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Craig Fischer’s recent article in The Comics Journal, ”Pluto and Doublingdrew me to Naoki Urasawa‘s Pluto (2009), a reconfiguration of Osamu Tezuka‘s “Greatest Robot on Earth” story arc. Fischer notes that Urasawa “subverts the typical science-fiction stereotype of robot-human interaction” because the robots explore feelings while the human characters exhibit more instrumental thinking. In Pluto, robots yearn for aesthetic experience, provoking us to meditate on the human relationship to the sensory experiences of pain and pleasure, the beautiful and the sublime.  

As examples of purpose-built technology, the robots also require us to meditate on the ironic relationship between aesthetic capacity and instrumental reason: the machines of war keep insisting on the importance or art, beauty, and feeling in general. Simply put, the robots’ aesthetic desire critiques instrumentality in the service of war in favour of a more humane, if not perhaps more human, response to the world. Consequently, Pluto demonstrates a connection between aesthetic judgment and practical reason, between what is beautiful and what is good or right.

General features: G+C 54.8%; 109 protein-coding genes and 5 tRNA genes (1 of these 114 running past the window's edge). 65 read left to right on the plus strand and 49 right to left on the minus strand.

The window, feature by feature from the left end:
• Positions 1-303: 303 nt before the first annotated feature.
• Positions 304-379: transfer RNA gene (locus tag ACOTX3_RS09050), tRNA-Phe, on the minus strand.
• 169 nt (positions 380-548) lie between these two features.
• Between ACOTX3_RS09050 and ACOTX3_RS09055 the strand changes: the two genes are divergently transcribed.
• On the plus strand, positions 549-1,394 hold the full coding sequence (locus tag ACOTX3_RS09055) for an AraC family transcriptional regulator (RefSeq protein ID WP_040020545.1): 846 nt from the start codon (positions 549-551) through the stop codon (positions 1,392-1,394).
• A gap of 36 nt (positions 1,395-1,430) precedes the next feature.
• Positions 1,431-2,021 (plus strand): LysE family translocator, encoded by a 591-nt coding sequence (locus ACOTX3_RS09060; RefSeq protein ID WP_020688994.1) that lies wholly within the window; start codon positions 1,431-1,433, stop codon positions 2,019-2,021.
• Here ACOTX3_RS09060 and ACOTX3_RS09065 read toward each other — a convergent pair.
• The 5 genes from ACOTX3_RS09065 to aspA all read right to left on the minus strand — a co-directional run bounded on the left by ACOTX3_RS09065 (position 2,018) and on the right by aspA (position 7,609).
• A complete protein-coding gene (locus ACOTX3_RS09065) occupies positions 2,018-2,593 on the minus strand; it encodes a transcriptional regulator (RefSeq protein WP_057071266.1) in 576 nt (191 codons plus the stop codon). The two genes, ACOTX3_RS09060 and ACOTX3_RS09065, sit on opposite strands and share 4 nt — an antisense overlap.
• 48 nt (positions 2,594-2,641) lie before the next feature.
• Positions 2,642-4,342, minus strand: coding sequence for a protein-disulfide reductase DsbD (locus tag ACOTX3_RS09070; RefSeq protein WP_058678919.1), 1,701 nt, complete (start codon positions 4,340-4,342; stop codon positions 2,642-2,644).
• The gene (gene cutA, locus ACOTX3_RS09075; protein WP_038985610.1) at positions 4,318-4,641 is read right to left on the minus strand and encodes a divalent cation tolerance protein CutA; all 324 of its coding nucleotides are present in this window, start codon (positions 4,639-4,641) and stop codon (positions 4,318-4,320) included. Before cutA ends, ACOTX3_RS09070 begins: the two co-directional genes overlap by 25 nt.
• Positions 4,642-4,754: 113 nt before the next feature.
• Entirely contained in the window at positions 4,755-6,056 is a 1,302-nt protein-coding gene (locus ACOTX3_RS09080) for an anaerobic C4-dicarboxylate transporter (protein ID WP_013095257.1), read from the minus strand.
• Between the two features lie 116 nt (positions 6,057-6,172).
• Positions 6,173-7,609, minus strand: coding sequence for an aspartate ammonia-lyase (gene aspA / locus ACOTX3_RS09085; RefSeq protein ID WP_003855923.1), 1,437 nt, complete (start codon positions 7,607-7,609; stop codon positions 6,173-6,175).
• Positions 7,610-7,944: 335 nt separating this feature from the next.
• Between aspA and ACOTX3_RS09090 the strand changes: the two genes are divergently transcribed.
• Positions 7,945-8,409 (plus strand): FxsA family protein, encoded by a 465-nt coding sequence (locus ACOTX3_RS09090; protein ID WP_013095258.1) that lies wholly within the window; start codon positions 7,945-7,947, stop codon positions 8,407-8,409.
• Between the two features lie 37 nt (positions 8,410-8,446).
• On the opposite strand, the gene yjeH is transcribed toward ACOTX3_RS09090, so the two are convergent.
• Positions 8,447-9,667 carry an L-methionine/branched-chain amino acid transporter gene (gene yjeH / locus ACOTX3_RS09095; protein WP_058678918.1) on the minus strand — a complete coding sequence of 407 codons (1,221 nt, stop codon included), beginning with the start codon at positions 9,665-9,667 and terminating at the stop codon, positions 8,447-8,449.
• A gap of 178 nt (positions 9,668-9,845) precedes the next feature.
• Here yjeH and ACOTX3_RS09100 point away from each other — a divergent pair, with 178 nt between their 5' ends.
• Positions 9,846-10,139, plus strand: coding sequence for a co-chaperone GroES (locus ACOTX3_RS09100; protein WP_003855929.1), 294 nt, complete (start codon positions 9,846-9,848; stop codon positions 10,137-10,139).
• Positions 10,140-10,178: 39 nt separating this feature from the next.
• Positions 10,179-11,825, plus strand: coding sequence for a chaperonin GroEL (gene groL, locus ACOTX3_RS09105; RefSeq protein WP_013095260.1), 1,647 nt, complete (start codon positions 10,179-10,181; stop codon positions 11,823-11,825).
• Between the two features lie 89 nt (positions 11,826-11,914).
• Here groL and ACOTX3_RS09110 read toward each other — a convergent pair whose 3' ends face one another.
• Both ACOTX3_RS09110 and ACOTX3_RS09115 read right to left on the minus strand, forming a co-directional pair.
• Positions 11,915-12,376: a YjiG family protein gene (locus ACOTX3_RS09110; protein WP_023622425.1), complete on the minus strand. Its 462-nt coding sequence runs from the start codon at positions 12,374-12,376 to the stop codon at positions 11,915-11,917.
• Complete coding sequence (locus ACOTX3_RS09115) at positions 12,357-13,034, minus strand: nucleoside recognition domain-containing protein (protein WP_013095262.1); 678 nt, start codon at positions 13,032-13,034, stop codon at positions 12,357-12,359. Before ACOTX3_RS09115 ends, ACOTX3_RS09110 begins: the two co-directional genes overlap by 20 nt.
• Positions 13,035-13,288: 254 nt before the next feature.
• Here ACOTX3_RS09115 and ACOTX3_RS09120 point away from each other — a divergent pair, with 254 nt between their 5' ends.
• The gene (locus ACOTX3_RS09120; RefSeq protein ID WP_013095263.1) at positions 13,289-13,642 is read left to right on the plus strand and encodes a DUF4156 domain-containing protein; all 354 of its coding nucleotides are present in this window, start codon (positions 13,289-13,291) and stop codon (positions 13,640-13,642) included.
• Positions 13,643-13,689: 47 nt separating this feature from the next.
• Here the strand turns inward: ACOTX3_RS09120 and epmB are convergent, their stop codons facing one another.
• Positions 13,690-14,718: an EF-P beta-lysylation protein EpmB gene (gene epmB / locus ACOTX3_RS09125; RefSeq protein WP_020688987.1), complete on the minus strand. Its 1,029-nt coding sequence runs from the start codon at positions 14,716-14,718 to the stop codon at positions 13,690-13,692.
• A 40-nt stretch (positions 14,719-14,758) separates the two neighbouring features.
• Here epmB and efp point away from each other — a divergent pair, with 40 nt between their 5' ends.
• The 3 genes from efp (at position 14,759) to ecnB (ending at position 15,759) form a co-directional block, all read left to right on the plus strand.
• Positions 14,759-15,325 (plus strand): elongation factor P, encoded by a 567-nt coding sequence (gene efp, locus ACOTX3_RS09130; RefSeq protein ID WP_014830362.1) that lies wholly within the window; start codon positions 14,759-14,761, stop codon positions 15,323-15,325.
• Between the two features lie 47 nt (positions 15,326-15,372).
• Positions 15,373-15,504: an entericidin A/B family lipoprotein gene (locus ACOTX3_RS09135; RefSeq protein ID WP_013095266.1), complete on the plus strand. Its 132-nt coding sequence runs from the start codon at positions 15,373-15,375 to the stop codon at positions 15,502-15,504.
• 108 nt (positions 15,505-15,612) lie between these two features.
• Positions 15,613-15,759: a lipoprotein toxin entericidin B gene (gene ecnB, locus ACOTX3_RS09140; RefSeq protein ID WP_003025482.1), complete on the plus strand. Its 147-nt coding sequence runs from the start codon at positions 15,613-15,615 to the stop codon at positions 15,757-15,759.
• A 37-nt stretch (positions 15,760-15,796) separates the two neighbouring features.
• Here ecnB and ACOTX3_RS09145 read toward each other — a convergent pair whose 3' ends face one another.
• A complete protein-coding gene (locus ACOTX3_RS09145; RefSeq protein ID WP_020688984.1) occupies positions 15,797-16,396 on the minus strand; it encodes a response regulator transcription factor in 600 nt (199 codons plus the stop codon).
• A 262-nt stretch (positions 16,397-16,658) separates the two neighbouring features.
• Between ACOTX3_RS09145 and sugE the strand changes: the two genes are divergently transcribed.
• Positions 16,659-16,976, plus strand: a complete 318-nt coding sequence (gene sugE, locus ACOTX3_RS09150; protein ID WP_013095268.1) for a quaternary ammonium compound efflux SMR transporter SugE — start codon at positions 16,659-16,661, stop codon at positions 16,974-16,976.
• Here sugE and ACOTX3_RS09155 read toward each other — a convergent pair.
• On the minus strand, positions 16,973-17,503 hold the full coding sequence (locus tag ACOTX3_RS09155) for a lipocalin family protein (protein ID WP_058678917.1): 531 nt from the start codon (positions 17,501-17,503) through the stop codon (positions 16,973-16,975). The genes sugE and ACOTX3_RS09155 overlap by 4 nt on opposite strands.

The early North No. 2 episodes confound the distinction between instrumentality and aesthetics in the sphere of music. North No. 2 is essentially a weapon with artificial intelligence who wants to learn to play the piano. After the 39th Central Asian Conflict, he fortuitously gets a job as butler to a composer, Paul Duncan. Duncan immediately rejects North No. 2’s desire, reacting as if his touching the piano were instrumental miscegenation: “Stop, North! That piano’s not designed to be touched by a weapon of mass destruction!!” (2009: 109, 6).